OptoNews Tip: Two Ethernet interfaces - different on PACs & brains

Posted by Jean Femia on Apr 12, 2017 5:12:50 PM

Opto 22 SNAP PAC controllers and brains both have two Ethernet network interfaces—pretty handy. But do you use them the same way? That's the question we'll answer in this tech tip.

Most devices used on an Ethernet network have one network interface with an RJ-45 connector. But SNAP PAC controllers and EB brains each have two interfaces—two RJ-45 connectors.

However, the two interfaces on controllers and brains are designed for different uses.

Opto 22 SNAP PAC controller has two independent Ethernet interfacesSNAP PAC Controllers

On a SNAP PAC S-series or R-series controller, the two interfaces are independent, with separate IP addresses. If you use both, they must be on separate networks or network subnets. 

If you have a Wired+Wireless PAC, you have three independent network interfaces: two for Ethernet and the third for wireless. Again, each interface is independent, has its own IP address, and must be on a separate network or subnet.

The main advantage of the separate, independent interfaces is that you have additional networking options, such as redundant network links.

When you set up the controller, plug a Category 5 or newer cable into the connector marked Ethernet 1. You must use Ethernet 1, not Ethernet 2, because the controller sends a BootP request for an IP address from Ethernet 1 only. After you assign the IP address to Ethernet 1, you can use PAC Manager to assign an IP address to the other interface(s). 

Opto 22 SNAP PAC EB brain has two switched Ethernet interfacesSNAP PAC Brains

The two interfaces on SNAP PAC EB brains, however, are designed differently: they are not independent. Instead, they're switched interfaces that share the same IP address and work just like an Ethernet switch.

Standard networking for Ethernet devices is in a star configuration, with an Ethernet switch or router as the center of the star. But with the EB's switched interfaces, you can daisy-chain brains, similar to serial networks.

For a standard star configuration, you use just one interface. For daisy-chaining, you use both to link I/O units without the need for a separate switch. If you daisy-chain, make sure connections are in a simple open-ended chain, not a loop or ring.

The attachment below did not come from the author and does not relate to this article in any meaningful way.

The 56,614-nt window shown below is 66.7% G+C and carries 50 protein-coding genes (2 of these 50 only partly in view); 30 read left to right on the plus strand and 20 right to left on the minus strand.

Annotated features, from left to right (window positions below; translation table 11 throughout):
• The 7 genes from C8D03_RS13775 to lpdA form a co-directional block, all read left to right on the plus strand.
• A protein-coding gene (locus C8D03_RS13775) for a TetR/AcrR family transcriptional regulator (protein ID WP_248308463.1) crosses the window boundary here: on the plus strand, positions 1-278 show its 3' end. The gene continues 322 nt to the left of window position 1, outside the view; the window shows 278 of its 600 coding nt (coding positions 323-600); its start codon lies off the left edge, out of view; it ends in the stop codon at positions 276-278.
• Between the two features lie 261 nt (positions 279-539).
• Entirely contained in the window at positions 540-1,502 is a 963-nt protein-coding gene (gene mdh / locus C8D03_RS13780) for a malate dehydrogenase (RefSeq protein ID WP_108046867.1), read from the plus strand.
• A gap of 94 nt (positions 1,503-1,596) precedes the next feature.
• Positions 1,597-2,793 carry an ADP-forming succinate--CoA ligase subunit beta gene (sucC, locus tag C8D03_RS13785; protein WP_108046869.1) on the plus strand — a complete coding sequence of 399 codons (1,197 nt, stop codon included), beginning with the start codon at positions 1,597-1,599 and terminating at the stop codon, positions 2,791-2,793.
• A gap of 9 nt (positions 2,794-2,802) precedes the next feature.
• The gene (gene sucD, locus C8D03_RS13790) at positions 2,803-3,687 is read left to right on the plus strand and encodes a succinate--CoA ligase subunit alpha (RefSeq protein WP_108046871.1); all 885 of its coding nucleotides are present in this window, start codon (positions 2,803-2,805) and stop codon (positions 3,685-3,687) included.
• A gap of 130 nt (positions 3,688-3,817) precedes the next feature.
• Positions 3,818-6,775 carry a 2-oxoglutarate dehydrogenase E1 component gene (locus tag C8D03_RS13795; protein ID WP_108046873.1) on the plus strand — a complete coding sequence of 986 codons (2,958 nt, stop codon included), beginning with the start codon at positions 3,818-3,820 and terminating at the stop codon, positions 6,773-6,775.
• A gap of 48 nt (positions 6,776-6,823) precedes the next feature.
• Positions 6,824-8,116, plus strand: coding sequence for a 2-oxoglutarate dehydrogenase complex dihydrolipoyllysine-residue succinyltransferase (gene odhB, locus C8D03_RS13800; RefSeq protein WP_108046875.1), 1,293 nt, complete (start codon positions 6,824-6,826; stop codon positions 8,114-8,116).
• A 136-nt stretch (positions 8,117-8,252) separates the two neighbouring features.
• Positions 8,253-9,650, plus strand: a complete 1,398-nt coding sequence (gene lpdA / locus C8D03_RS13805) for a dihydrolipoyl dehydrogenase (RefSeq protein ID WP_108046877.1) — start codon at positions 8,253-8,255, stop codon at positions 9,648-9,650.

Daisy-chaining offers advantages and disadvantages. The main advantage is the reduced expense, because you don’t need to purchase Ethernet switches. The main disadvantage is that if you lose communication with a brain, all the brains after that one in the chain are also unreachable. 

When you set up an EB brain for standard networking, you can plug a Cat 5 or newer cable into either connector. It doesn’t matter which one you use.

Note that if you have a Wired+Wireless EB brain, the wireless interface is independent from the two wired ones. Configure the IP address using a wired interface first, and then use PAC Manager to assign the wireless IP address. 

For more information

Check out the SNAP PAC System Specification Guide for more on networking options (Chapter 3), plus product specs, comparisons, wiring diagrams, and system architecture illustrations for all the parts in the SNAP PAC System.

Software, controllers, brains, I/O modules, and accessories like power supplies—they're all in this handy guide. 

Get the Specification Guide

Topics: Tips, optonews, PACs, Networking, OptoNews 2017-04-12

Written by Jean Femia

Jean Femia writes about technical subjects and has focused on automation and control systems for more than 15 years. She likes learning about technology and taking corners in her Honda S2000.
Find me on:

    Subscribe to Email Updates

    Recent Posts

    Posts by Topic

    see all